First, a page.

In the area of people-to-people and cultural exchanges, initiatives such as the China-Africa Cultural Cooperation Partnership, China-Africa Joint Research and Exchange Plan, and China-Africa People-to-People Friendship Action have become common brands among peoples of the two regions. In this regard, more than 40 Confucius Institutes and 23 Confucius Classrooms have been established in Africa and many African countries have become popular destinations for Chinese tourists. This comes as the African continent recorded in 2014 more than three million Chinese visitors, posting a year-on-year increase of 61.6% since 2001.

Under the peace and security cooperation, China has committed to being an active supporter and contributor to peace and security in Africa. This has more to do with its strong advocacy of the idea that African people should provide African solutions to African problems. Additionally, China has explicitly supported Africa’s bid for a permanent seat in a reformed UN Security Council. Despite silent opposition from Western nations in terms of China’s perceived interests in Africa, the continent seems to be embracing its cooperation with Beijing.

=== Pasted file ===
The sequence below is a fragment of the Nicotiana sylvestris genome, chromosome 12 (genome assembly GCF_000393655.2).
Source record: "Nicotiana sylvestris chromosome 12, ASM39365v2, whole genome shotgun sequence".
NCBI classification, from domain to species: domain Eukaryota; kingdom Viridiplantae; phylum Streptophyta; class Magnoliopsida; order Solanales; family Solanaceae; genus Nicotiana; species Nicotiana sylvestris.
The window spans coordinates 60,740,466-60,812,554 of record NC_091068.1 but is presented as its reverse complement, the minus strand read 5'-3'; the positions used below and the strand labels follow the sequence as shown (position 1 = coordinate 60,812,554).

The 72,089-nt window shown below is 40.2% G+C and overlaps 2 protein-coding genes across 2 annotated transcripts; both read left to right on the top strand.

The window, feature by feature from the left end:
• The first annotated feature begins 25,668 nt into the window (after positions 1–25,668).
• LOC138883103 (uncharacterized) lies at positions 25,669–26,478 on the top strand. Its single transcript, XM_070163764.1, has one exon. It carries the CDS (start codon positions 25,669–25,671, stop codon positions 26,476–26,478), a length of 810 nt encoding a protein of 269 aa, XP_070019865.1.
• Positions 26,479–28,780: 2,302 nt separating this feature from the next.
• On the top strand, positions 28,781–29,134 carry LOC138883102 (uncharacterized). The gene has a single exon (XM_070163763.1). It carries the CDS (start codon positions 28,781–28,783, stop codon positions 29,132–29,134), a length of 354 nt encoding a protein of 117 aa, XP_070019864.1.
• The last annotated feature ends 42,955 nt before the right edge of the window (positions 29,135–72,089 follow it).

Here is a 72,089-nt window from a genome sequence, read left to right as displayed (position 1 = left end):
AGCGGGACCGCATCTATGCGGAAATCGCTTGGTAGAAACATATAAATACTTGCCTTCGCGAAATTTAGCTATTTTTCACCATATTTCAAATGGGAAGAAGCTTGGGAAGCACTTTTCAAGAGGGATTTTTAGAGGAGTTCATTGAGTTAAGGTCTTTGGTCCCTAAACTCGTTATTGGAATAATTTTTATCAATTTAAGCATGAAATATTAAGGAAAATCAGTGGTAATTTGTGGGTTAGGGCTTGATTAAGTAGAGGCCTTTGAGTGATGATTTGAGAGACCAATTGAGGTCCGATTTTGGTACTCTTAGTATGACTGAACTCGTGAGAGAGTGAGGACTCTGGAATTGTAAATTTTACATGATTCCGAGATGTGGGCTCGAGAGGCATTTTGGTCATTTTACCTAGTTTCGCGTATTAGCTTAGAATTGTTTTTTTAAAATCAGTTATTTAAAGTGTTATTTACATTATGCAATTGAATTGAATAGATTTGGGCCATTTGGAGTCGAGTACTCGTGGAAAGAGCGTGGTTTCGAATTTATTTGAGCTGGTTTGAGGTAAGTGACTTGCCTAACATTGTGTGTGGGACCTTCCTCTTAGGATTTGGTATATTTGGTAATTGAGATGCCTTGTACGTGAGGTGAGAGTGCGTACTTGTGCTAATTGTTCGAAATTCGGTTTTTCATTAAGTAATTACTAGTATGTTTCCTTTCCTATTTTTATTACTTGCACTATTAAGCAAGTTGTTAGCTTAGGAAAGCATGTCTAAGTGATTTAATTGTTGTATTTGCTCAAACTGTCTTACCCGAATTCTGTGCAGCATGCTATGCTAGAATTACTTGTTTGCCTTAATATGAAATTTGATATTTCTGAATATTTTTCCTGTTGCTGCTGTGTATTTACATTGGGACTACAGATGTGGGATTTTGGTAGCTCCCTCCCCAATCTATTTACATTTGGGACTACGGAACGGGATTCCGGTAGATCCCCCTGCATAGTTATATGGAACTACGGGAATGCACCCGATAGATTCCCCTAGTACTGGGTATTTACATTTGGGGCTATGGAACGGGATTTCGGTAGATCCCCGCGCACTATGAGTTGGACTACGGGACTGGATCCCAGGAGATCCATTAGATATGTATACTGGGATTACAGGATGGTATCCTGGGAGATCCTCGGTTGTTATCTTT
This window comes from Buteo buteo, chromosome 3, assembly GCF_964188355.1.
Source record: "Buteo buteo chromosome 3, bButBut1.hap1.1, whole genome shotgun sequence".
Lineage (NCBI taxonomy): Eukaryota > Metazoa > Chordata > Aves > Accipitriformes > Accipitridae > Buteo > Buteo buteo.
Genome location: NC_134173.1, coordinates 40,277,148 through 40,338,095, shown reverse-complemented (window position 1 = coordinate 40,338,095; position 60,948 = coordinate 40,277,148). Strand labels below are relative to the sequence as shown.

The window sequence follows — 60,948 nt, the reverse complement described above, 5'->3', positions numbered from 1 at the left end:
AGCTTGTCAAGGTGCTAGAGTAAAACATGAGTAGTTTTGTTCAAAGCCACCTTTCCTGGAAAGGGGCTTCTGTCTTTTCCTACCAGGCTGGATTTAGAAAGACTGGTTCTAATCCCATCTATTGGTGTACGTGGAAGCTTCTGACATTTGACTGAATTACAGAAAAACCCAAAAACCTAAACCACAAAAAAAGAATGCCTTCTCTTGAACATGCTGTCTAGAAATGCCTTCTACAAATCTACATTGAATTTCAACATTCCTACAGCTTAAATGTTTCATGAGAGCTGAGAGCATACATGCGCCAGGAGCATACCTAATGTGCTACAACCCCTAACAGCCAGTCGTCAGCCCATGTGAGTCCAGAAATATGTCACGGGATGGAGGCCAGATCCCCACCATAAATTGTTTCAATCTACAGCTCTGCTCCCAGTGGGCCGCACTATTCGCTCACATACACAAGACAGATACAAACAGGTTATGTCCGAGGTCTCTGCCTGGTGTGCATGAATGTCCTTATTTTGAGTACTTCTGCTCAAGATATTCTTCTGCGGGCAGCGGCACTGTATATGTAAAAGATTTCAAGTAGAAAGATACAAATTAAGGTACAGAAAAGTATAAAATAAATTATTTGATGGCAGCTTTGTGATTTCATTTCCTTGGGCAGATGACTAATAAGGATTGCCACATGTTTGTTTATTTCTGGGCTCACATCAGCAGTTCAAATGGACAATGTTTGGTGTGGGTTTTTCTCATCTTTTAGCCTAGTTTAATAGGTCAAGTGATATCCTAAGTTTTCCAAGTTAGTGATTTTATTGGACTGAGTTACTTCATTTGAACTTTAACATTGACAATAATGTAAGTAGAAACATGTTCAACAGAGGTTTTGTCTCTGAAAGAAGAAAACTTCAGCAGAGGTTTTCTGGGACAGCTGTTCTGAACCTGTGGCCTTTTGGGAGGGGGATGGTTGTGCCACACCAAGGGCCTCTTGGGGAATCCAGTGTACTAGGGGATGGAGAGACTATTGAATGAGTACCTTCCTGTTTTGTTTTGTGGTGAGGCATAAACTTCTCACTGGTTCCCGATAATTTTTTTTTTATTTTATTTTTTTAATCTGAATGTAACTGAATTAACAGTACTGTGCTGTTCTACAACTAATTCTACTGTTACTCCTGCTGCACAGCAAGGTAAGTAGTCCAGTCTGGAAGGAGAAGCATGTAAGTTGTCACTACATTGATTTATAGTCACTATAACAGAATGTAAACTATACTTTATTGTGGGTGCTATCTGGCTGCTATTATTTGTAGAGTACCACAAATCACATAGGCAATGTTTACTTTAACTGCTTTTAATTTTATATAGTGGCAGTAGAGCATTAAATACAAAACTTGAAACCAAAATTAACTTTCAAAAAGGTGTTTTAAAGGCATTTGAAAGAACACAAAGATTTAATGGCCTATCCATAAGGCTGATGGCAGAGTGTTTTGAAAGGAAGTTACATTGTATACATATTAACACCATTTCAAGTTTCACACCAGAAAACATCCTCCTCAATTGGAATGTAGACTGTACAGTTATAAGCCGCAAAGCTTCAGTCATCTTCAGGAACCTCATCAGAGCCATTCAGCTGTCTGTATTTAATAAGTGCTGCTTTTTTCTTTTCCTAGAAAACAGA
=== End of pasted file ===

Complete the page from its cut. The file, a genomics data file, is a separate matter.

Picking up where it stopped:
Concerning the industrialization of the African continent, China has actively encouraged industry partnering and production capacity cooperation with Africa and has inspired more Chinese enterprises to make business investments in the continent. An illustration of this industrial cooperation is Ethiopia, where Chinese companies are actively constructing five industrial zones including the Eastern Industrial Zone, Addis Ababa’s first industrial park with the potential to boost the Horn of Africa nation’s aspiration of becoming the continent's manufacturing hub. Other Chinese based projects in Ethiopia include several medium and large-scale irrigation projects and the Weldiya–Mekelle railway project. These projects aim at promoting Ethiopia’s economic development, skills transfer and employment opportunities. Furthermore, agricultural cooperation between Africa and China was strengthened by the founding of the China-Africa Development Fund (CAD Fund) on June 26, 2007 and agricultural technology demonstration centres, to foster Sino-Africa agricultural modernisation schemes. In this regard, China is undertaking agricultural development projects to raise rural living standards, and has been sending teams of agricultural experts to African countries, to establish a win-win cooperation mechanism between Chinese and African agricultural research institutions and to promote food security on the continent. For instance, in Zimbabwe, China has offered assistance in the revival of Harare’s once vibrant agricultural sector by disseminating modern farming techniques and expertise to local farmers.